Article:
Our resources are the crux of the matter. We must continue to understand how people work, think, act and react, and we need to understand that the basic foundation of any team is trust. The faster you build it, the better it is for obtaining results!
How to be adaptive and agile
By Ann Meacham
Think about how you would handle a situation like this and select the assertive answer. Joanna is a director who oversees several project managers. One of her managers is habitually late in turning in vital time-sensitive reports. Not only are the reports late, but they are incomplete or inaccurate. Joanna’s normal response is to give a heavy sigh and scold the project manager for being late. The report is due the tomorrow.
If you were Joanna, what would you do?
a. Find a way to push back the deadline to give her more time.
b. Tell her that she’s doing a terrible job and this can’t go on and “write her up”
c. Show her what corrections need to be made and have her stay until the report is finished.
d. After scolding her take over and finish the report yourself so it will be turned in on time.
‘c’ is the assertive answer. In the past Joanna had consistently stayed late to fix the report so it would be on time and her department would look good. Her project manager was accustomed to this and had become lazy because she knew Joanna would make everything right. She learned how to hold her manager accountable for her actions. Her manager changed her attitude toward the monthly activity, learned how to effectively complete it, and showed more respect for Joanna in other situations as well.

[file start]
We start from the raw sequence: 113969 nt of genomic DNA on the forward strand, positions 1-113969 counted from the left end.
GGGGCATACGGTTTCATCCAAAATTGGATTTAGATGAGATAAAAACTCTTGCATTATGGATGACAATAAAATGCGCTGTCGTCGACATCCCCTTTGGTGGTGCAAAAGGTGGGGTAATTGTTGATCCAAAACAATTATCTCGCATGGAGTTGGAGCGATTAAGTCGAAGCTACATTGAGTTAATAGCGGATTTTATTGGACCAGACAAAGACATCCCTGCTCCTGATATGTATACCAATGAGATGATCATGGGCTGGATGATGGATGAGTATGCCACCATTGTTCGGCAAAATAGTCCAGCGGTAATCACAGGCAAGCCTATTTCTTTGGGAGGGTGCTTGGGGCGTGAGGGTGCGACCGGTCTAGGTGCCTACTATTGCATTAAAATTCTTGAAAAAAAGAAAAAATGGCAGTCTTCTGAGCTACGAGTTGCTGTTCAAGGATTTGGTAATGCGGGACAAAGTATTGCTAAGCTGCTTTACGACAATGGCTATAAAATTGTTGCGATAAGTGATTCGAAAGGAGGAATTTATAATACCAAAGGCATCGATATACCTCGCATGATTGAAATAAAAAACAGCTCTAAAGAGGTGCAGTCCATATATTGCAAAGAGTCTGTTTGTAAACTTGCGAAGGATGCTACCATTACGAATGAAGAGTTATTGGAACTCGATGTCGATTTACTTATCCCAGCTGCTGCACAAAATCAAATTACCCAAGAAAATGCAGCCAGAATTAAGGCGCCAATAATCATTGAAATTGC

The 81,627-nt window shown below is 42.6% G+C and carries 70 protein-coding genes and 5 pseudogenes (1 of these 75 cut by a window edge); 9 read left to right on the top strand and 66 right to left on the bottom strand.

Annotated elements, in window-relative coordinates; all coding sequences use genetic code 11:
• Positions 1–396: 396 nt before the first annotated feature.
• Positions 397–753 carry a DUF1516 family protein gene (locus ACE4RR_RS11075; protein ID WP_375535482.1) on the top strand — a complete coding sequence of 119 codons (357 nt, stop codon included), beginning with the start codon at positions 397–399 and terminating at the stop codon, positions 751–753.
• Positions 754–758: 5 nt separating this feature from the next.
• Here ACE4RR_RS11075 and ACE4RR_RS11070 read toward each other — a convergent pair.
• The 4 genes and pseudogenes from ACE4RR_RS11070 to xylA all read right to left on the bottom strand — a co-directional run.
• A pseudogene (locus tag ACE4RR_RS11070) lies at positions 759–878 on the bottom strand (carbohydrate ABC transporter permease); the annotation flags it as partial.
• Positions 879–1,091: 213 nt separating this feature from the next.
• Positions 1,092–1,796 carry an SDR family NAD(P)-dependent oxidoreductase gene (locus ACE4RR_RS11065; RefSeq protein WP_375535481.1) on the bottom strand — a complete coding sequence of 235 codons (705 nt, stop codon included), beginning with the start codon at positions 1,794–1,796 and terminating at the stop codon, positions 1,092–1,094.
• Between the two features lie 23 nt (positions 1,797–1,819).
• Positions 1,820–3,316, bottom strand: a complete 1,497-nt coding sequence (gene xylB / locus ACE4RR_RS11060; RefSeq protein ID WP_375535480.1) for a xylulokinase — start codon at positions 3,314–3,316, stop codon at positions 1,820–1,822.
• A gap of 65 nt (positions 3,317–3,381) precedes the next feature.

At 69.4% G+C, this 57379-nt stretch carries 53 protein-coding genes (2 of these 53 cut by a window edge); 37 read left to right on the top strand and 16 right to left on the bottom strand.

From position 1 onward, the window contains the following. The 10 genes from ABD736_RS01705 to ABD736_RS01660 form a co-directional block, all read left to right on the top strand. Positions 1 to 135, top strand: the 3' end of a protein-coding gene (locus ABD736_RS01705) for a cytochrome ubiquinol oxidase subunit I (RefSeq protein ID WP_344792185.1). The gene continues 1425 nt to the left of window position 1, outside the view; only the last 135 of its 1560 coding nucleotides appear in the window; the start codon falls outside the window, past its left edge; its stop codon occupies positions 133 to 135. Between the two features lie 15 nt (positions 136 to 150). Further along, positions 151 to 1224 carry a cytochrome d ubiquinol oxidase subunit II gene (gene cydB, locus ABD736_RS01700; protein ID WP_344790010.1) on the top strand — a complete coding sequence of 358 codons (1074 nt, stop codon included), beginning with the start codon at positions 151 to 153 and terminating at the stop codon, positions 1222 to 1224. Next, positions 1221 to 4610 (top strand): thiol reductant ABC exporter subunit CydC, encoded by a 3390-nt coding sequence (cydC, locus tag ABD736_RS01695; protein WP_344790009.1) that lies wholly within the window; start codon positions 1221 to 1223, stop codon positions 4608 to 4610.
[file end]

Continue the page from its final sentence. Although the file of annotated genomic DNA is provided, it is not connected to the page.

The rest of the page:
The other choices:
‘a’ is passive, reinforces the manager’s lack of responsibility and solves nothing in the long term.
‘b’ is aggressive and both deflating for the manager and a demonstration of Joanna’s disappointment in herself for not ensuring that the report be completed on time.
‘d’ is passive, allowing upward delegation and leaving the manager feeling unsatisfied with her job as well.
The key to a positive outcome in situations like this is to set clear standards and expectations at the beginning – then make sure the person does what is expected of him/her (accountability).
Expect respect and accept only that!
Thank you to those who commented on my article, “Kindness in Leadership,” a few weeks ago. Now let’s take the conversation to the next level. One comment received:
“I believe that you can still lead and be a boss while putting the consideration of your employees in mind. To me, a manager is someone who tells someone to get something done and expects it in turn. A leader inspires or motivates someone positively to do it because it is the right thing to do.” Andrew Day
What does kindness in performance management look like?
First, keep in mind that the kindest action is to give feedback along the way in a frank and respectful way.
A basic format for managing performance:
· Plan – clearly communicate expectations and outcomes
· Support – provide resources, information, encouragement, and guidance (including milestone check-in and feedback)
· Review – evaluate end results
· Reward and recognize – yes, you made it!
By Ann Meacham
“Unexpected kindness is the most powerful, least costly, and most underrated agent of human change.” – Bob Kerrey, former Governor of Nebraska and US Senator.
Strong leadership and kindness are not mutually exclusive. In fact, they fit together effectively. The most successful leaders treat their team members with kindness. They realize that kindness is motivating.